The abundant natural beauty of India’s North-Eastern states has always been the talk of the town. However, there is more to the heritage of these humble regions. The vibrant culture and rich tradition of folk dances from North East India is an attractive feature of their cultural history. While we stumble after listing Bihu, Mayubhanj Chhau, and Manipuri– there is more to the glory of folk dances from the seven sisters located in North east part of India. Graceful and joyous, these folk dances from North-East India are sure to make you rejoice with their beats!
India has a large and diverse folk dance repertoire. In reality, most Indians, particularly those who live in rural regions, consider these dances to be a vital part of their amusement and celebration. Further, folk dances performed by common folk are a reflection of the communities. North eastern Folk dances also serve to showcase the country’s diversity in tradition and culture.
Consequently, there are so many different types of folk dances in India that counting them all seems like a Herculean task. However, we’ll ease it out for you and tell you about folk dances from North-East India beyond Bihu and Manipuri! To know more about how north-east Indian dance forms figure in Classical dances of India, check out this interactive read on the Podium Blog.
- Bardo Cham – North Eastern Dance from Arunachal Pradesh
- Wancho Dance – North Eastern Dance from Arunachal Pradesh
- Ponung – North Eastern Dance from Arunachal Pradesh
- Bagurumba – North Eastern Dance from Assam
- Ojapali – North Eastern Dance from Assam
- Jhumur/Jhumair – North Eastern Dance from Assam
- Ka Shad Suk Mynsiem – North Eastern Dance from Meghalaya
- Buiya – North Eastern Dance from Arunachal Pradesh
- Bihu – North Eastern Dance from Assam
- Maruni – North Eastern Dance from Sikkim
- Chang Lo – North Eastern Dance from Nagaland
- Dhol Cholam – North Eastern Dance from Manipur
- Cheraw Dance – North Eastern Dance from Mizoram
- Hojagiri – North Eastern Dance from Tripura
- Final Words on North Eastern Folk Dance Forms
Bardo Cham – North Eastern Dance from Arunachal Pradesh
State- Arunachal Pradesh
The Sherdukpen tribe in the West Kameng district performs Bardo Chham. The dancers wear animal masks and perform to the beats of a variety of percussion instruments. A festive exultation in the victory of good over evil, the Bardo Cham is every bit of a surreal experience.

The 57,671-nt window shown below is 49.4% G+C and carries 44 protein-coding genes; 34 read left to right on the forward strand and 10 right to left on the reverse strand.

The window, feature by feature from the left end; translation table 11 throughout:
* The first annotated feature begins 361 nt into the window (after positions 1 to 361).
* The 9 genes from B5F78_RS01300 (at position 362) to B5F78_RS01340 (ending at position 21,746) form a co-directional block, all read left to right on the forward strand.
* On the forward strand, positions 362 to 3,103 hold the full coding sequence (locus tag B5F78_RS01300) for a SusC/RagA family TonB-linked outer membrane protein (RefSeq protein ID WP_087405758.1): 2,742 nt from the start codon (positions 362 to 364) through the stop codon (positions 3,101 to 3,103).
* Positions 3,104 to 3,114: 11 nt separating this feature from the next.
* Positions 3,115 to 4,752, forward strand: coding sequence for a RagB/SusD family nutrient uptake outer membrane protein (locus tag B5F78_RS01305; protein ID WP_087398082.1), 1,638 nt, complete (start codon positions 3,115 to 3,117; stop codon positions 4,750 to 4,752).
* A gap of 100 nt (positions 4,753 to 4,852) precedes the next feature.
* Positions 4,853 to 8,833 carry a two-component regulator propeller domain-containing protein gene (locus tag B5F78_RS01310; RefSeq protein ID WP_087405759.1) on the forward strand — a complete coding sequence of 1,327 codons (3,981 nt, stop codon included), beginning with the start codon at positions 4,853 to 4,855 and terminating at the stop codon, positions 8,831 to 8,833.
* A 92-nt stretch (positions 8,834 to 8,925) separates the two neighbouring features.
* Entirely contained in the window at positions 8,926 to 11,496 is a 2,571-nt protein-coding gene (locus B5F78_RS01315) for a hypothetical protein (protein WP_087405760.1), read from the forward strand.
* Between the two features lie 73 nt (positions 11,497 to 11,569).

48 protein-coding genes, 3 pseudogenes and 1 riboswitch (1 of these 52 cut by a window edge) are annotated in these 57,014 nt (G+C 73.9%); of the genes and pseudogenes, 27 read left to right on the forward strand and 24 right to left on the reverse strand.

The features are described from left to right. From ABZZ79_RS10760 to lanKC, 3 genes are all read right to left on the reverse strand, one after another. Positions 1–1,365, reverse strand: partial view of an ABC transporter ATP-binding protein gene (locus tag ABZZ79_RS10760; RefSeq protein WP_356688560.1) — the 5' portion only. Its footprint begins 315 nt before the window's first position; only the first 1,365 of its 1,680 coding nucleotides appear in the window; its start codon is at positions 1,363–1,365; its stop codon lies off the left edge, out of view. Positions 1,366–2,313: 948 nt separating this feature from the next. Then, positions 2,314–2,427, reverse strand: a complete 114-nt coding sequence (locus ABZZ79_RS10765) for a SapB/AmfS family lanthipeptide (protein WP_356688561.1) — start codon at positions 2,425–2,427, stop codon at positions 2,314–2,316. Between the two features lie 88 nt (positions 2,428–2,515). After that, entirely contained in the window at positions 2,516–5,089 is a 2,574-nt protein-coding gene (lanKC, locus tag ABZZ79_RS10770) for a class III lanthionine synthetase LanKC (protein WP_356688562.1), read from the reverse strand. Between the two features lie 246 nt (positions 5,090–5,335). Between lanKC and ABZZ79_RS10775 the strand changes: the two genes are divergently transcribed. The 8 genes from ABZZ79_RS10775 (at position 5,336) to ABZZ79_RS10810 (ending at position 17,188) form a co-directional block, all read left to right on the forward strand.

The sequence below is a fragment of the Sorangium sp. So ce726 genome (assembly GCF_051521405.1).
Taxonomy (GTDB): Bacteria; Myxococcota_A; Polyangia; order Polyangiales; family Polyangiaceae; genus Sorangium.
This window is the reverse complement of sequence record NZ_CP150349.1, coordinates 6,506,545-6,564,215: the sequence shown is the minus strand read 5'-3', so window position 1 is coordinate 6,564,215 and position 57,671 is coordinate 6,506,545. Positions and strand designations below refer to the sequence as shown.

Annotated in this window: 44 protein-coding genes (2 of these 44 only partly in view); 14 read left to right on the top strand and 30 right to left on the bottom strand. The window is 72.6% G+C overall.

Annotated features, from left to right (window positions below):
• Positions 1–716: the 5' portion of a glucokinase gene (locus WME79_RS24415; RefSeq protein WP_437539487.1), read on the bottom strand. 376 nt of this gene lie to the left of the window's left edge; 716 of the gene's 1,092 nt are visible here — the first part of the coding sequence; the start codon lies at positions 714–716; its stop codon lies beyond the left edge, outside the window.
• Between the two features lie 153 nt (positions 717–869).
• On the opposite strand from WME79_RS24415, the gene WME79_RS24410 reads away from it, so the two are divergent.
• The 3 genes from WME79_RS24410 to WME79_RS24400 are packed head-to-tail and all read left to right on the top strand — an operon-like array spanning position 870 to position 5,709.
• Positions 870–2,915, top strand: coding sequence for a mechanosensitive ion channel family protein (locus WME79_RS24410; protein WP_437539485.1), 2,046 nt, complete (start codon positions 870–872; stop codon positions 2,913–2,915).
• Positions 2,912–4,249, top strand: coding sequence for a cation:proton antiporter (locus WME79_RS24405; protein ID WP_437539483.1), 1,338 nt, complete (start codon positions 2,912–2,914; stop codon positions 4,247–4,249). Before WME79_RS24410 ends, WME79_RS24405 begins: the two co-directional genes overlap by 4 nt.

The Sherdukpen tribe believes that there are twelve different bad powers that arrive in different months to disrupt the community’s happiness. Henceforth, the masks represent bad powers, and the goal of this art form is to keep these forces at bay. Before showing their dancing abilities, men and women dress in bright colours.
Wancho Dance – North Eastern Dance from Arunachal Pradesh
State- Arunachal Pradesh
The Wancho tribe performs this dance at festivals and other important cultural events. The dancers dress traditional garb, and the men carry a sword in their right hand. They perform a unique dance step that involves sword thrusting. After they’ve finished, the women begin to dance, and their song is frequently a response to the men’s folk song. Over a period of time, the entire procedure is repeated.
Ponung – North Eastern Dance from Arunachal Pradesh
State- Arunachal Pradesh
Ponung is one of Arunachal Pradesh’s most popular folk dances. It features female dancers and who perform before the harvest of main crops. They frequently dance in formations while holding one other’s hands. These dancers are led by a man who sings a variety of songs and plays the ‘Yoksha,’ a sword-like musical instrument.
In the entire act, this is the sole instrument that is utilized as a prop. The contestants dress in traditional garb, which consists of a long black shirt and a skirt-like garment.
Bagurumba – North Eastern Dance from Assam
As a part of the Bagurumba festival of the Assamese Bodo tribe, the Bagurumba dance is an earthly manifestation. The dance is mostly performed by ladies and is accompanied by instruments such as drums and flutes.
Since Bagurumba is inspired by nature, it is further divided into various other segments, each of which inspires itself from the natural elements such as animals, plants, birds, insects, water, air, and so on.
Ojapali – North Eastern Dance from Assam